The term “attitude” is thrown around a lot to characterize so-called problem kids. You know – the ones who react to correction and criticism with hostility, those who emit anger and frustration during games, those who yell at their teammates and/or talk back to coaches, and those who shut down, glower and quit during games, sometimes taking the rest of the team with them.
But what does “attitude” really mean? What’s behind it? It seems that too many coaches and parents are much quicker to give up on a girl than figure out the answers to those questions and help her.
So-called attitude can result from several conditions. The girls who react defensively when given correction or criticism almost always have low self-esteem and/or low self-confidence. They don’t want to hear what they’re doing wrong, because they make the leap that any lack of skills they might have means something is wrong with them. (This shouldn’t be held against them, as there are a hell of a lot of defensive adults walking around this world, and kids are young with less coping skills). These poor self-esteem girls cope the only way they know how: by rejecting the advice and heaping scorn upon whomever tried to give it.
Frustration comes as a girl gets upset when she messes up and/or the game isn’t going her way. We’ve all been there – stymied at various points. Or maybe they were raised to always expect negative outcomes. Either way, they get easily frustrated. “Attitude” girls stay focused on what didn’t go right instead of regrouping and figuring out another way to get what they want. They let frustration take them out of their game, and “messing up” becomes a self-fulfilling prophecy.
Players who yell at their teammates (which is tied to frustration) not only have poor impulse control, but they’re probably trying to externalize some of the blame they feel themselves if things aren’t going well. This is also tied to “inability to take criticism because there might be something wrong with me.”
Athletes who shut down and just stop playing are the hardest to deal with and understand, because it’s literally like talking to a wall. They don’t answer questions, they can’t or won’t explain themselves; they just stop. It’s a defeatest state of mind that’s rooted in the fear of failure and/or rejection. In other words, “If we’re going to lose this game, I’m not even going to try. Then at least it’s not my fault.” In reality, it’s often players like that who cause the entire team to sink because the other girls feed off the energy of the defeatist.
Essentially, what looks so scary and bad ass – attitude – is really weakness in disguise. Like in “The Wizard of Oz,” if you pull back the curtain that hides the frightening monster, you see a person who’s cowering and doesn’t believe in herself.
Coaches and parents must have compassion with these young people and be the adult. While they shouldn’t put up with crap, they should try to help an athlete overcome her faulty belief systems instead of giving up on her or thinking “that’s just the way she is.”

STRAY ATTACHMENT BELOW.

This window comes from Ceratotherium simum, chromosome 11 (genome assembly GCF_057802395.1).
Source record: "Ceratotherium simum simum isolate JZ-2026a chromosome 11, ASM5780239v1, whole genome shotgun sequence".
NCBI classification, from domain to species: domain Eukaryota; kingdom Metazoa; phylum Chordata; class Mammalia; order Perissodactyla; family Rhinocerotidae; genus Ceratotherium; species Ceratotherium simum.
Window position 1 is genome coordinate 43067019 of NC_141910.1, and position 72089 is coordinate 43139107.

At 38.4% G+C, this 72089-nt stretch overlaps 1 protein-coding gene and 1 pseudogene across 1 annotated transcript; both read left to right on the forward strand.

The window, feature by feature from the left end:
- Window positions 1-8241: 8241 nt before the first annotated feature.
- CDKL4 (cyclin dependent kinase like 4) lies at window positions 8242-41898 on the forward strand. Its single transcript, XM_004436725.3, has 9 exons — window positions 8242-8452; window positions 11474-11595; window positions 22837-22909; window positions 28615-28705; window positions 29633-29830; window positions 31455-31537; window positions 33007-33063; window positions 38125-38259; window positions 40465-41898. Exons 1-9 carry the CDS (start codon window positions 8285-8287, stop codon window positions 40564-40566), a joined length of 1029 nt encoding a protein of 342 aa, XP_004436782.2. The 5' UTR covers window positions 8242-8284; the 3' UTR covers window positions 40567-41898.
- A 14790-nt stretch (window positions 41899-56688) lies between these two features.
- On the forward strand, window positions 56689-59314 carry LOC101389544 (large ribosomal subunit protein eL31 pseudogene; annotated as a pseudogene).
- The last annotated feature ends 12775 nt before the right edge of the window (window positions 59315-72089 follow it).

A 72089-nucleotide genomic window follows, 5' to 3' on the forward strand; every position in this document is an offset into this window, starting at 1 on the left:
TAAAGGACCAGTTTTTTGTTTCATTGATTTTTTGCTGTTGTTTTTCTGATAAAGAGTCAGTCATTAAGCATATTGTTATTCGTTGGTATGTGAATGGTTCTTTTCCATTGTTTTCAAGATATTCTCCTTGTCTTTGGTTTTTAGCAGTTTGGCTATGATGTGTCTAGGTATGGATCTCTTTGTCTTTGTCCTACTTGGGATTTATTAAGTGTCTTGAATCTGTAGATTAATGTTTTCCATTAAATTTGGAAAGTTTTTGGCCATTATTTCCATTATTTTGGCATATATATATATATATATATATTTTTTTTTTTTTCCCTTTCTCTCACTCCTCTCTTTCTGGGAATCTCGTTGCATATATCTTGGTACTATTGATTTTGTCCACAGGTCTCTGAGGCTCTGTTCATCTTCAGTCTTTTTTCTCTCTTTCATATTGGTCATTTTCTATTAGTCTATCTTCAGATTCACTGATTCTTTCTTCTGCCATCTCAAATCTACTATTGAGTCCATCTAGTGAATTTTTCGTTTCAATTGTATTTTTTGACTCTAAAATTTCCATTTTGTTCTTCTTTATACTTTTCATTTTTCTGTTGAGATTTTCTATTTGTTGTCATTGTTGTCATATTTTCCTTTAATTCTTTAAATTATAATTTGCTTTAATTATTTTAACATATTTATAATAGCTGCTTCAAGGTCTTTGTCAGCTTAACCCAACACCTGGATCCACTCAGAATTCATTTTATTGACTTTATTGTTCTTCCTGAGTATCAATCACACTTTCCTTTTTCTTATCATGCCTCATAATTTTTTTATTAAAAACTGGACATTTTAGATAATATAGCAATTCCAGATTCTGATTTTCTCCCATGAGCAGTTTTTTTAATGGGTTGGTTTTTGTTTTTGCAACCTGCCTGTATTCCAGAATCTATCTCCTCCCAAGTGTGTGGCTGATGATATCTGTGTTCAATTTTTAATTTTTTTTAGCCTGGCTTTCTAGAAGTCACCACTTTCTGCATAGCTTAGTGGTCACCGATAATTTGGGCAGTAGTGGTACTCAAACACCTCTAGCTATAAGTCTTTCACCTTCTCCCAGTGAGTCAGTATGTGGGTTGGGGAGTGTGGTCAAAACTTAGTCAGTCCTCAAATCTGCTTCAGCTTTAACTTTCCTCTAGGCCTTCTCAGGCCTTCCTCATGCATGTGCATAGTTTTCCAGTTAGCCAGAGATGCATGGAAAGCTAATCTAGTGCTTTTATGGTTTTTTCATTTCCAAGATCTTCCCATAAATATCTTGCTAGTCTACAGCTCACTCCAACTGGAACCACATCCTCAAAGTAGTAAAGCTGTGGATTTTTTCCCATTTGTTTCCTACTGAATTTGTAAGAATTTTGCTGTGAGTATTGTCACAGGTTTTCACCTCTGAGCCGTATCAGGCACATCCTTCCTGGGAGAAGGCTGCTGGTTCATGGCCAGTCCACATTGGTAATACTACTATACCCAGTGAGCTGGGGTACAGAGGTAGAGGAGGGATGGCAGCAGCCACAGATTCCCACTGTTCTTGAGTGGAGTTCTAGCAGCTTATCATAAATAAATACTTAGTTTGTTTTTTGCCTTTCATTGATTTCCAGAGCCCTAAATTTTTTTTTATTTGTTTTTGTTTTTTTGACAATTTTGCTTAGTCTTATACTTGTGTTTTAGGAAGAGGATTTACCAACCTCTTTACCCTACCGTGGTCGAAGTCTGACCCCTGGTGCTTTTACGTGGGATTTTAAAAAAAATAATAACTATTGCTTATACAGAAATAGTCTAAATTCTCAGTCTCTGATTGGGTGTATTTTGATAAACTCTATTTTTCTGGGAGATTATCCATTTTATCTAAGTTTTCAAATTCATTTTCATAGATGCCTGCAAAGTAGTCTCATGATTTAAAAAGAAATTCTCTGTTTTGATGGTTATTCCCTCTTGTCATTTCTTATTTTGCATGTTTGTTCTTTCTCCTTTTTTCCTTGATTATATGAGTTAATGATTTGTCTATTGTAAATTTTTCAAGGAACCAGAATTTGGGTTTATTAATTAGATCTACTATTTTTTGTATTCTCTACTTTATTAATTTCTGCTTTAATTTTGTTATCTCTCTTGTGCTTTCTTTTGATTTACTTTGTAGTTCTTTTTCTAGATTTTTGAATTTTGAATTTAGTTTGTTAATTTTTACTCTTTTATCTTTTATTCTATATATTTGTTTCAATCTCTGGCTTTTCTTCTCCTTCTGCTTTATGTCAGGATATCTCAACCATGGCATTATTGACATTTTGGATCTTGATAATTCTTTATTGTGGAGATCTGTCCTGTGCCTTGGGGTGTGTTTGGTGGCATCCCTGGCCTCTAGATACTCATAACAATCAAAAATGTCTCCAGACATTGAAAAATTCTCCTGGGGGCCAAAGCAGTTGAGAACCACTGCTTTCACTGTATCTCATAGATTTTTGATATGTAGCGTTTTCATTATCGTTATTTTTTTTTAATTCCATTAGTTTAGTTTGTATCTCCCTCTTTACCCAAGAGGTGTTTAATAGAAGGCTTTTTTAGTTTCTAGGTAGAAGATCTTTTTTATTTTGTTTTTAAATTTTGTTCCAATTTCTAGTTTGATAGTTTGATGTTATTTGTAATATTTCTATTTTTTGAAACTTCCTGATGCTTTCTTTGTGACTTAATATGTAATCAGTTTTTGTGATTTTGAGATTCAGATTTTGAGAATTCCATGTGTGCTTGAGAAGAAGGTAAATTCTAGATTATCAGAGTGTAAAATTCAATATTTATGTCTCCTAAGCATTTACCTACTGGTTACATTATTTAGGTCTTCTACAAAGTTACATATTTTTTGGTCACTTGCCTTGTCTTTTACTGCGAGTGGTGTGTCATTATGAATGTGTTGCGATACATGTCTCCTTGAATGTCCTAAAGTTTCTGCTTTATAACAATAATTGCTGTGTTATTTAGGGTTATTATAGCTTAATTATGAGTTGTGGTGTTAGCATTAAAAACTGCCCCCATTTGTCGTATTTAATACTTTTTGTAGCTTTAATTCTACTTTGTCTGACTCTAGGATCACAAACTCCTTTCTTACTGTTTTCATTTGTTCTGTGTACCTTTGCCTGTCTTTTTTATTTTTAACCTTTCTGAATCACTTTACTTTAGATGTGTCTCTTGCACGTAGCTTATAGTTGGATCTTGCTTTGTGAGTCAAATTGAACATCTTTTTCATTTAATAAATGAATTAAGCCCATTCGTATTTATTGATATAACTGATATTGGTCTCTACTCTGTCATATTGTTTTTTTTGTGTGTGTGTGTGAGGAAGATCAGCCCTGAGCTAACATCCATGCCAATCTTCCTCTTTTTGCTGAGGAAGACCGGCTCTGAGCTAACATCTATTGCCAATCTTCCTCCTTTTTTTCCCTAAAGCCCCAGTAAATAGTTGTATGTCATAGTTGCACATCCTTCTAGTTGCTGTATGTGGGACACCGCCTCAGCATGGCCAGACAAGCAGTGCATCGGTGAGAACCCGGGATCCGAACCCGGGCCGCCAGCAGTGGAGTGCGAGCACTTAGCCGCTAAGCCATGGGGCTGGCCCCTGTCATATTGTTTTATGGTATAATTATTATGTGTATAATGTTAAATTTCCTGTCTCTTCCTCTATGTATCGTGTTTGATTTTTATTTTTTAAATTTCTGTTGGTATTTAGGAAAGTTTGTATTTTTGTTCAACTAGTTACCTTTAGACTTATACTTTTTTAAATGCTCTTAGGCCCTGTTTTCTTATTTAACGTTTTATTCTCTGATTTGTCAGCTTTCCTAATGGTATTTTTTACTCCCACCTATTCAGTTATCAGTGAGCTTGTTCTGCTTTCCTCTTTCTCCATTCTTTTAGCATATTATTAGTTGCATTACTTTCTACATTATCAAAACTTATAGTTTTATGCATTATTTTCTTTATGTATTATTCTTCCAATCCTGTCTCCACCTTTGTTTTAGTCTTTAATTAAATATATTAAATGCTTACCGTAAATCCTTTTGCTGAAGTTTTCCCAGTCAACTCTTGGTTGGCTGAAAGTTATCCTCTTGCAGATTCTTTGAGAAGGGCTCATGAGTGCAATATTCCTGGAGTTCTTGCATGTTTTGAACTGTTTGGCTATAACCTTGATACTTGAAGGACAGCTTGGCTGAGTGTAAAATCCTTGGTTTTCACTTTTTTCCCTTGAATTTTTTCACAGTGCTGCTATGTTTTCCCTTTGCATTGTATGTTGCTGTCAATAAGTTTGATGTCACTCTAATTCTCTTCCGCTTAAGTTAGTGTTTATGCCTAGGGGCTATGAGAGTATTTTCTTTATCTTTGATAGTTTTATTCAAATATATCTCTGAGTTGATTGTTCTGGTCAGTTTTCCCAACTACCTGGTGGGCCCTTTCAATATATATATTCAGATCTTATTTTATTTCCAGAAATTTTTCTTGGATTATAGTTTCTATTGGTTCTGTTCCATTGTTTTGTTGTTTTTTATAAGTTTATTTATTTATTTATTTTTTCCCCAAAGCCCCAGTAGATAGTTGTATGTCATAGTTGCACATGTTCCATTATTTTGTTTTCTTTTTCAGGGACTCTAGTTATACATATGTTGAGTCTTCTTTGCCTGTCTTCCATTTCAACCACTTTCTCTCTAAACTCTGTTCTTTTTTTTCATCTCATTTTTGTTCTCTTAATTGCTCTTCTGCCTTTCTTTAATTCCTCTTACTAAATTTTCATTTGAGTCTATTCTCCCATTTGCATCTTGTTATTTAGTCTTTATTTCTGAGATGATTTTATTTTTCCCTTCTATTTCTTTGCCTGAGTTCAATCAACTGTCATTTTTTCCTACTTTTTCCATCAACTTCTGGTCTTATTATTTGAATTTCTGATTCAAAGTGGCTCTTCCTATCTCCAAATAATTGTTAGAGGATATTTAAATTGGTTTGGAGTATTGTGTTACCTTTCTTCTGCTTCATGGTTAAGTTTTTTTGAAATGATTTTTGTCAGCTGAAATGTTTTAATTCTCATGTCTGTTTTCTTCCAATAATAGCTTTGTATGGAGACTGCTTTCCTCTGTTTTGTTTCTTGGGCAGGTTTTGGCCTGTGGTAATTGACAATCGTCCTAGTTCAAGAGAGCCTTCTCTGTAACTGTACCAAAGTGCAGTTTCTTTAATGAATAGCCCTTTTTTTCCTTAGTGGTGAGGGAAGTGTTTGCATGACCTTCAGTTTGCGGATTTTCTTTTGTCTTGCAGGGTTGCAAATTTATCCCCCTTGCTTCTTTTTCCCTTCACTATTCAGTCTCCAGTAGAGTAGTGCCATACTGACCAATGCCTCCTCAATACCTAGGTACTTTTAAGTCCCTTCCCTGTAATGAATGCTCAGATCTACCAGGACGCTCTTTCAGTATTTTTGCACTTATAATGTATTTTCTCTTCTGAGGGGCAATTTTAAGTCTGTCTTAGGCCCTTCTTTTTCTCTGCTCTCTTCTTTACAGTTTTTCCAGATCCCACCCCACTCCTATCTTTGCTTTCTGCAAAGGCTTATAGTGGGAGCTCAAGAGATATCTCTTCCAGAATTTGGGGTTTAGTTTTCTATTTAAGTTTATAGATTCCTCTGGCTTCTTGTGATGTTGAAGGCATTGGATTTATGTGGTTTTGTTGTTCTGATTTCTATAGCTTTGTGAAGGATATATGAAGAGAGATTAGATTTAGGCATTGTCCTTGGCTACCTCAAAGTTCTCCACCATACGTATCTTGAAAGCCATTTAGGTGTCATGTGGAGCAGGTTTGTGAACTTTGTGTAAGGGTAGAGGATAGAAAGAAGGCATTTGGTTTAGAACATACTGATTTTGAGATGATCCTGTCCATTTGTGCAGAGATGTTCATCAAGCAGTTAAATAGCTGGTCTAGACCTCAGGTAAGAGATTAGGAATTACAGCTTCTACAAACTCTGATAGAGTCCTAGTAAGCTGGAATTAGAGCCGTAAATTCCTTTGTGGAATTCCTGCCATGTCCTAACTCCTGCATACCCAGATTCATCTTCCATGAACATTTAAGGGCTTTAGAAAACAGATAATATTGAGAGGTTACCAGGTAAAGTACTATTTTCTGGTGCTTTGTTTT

It should be explained to girls with low self-esteem that criticism isn’t to be taken personally; that everyone needs to work on something; and that criticism isn’t a reflection of their person. This will have to be explained more than once – sometimes much more. Self-esteem exercises for such athletes include: having the girl make a list of her strengths and weaknesses and going over it with her, giving praise for and possibly adding to her strengths list; regular positive reinforcement and praise, (only) when appropriate; telling her how she could be even better at some of the things she’s good at.
Ask the easily-frustrated kids to write down their thought process as they become frustrated. Tell them to re-focus when something doesn’t go their way from what just went wrong to what they can do now to get the outcome they want. Tell them to never, ever give up.
Those who yell at teammates on the court during games should be taken out immediately, in my opinion. Not necessarily for punishment, but because when team members criticize one another, that’s the quickest way to lose team morale. The yellers should be asked to name what they’re doing wrong on court, and if they can’t, they should be told. It should be pointed out that everyone makes mistakes, and it isn’t the job of the athlete to point that out – it’s the coach’s responsibility. The player should be given another chance, and if she yells again, she should be taken out of the game and the explanation cycle repeated until she gets it.
The maxim that one should never, ever, ever give up needs to be imparted to the players who shut down – especially when they do so at the first hint of trouble. Coaches will also have to cheerlead them on and boost them up in some cases; remind them of their skills – almost jump start them. If players continue to glower on court and/or at teammates and coaches, I support keeping them out of the game until they get it together, but only with an explanation that their attitude is detrimental to the team, and it’s nothing personal. Consequences can and should be administered in a positive way.
Bottom line: Coaches and parents can’t be fooled by any “attitude” a player shows, and they should never give up on a girl. Adults need to identify the true problem and show athletes how to cope with it. This will lead to a more productive basketball career and a happier life.